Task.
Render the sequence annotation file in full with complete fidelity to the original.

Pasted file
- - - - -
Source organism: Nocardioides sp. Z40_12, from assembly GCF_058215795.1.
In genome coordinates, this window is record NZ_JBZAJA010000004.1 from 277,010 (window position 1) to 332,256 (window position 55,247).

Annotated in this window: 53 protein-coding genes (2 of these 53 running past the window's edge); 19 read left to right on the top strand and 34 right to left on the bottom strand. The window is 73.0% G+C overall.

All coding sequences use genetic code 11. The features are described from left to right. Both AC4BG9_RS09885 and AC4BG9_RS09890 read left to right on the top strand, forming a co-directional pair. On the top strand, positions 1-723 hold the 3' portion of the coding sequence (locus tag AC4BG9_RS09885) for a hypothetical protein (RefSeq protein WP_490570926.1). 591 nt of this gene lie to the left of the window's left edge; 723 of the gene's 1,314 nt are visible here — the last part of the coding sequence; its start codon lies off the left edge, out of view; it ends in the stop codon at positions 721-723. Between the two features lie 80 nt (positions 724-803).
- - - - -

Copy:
Source organism: Nocardioides sp. Z40_12, from assembly GCF_058215795.1.
In genome coordinates, this window is record NZ_JBZAJA010000004.1 from 277,010 (window position 1) to 332,256 (window position 55,247).

Annotated in this window: 53 protein-coding genes (2 of these 53 running past the window's edge); 19 read left to right on the top strand and 34 right to left on the bottom strand. The window is 73.0% G+C overall.

All coding sequences use genetic code 11. The features are described from left to right. Both AC4BG9_RS09885 and AC4BG9_RS09890 read left to right on the top strand, forming a co-directional pair. On the top strand, positions 1-723 hold the 3' portion of the coding sequence (locus tag AC4BG9_RS09885) for a hypothetical protein (RefSeq protein WP_490570926.1). 591 nt of this gene lie to the left of the window's left edge; 723 of the gene's 1,314 nt are visible here — the last part of the coding sequence; its start codon lies off the left edge, out of view; it ends in the stop codon at positions 721-723. Between the two features lie 80 nt (positions 724-803).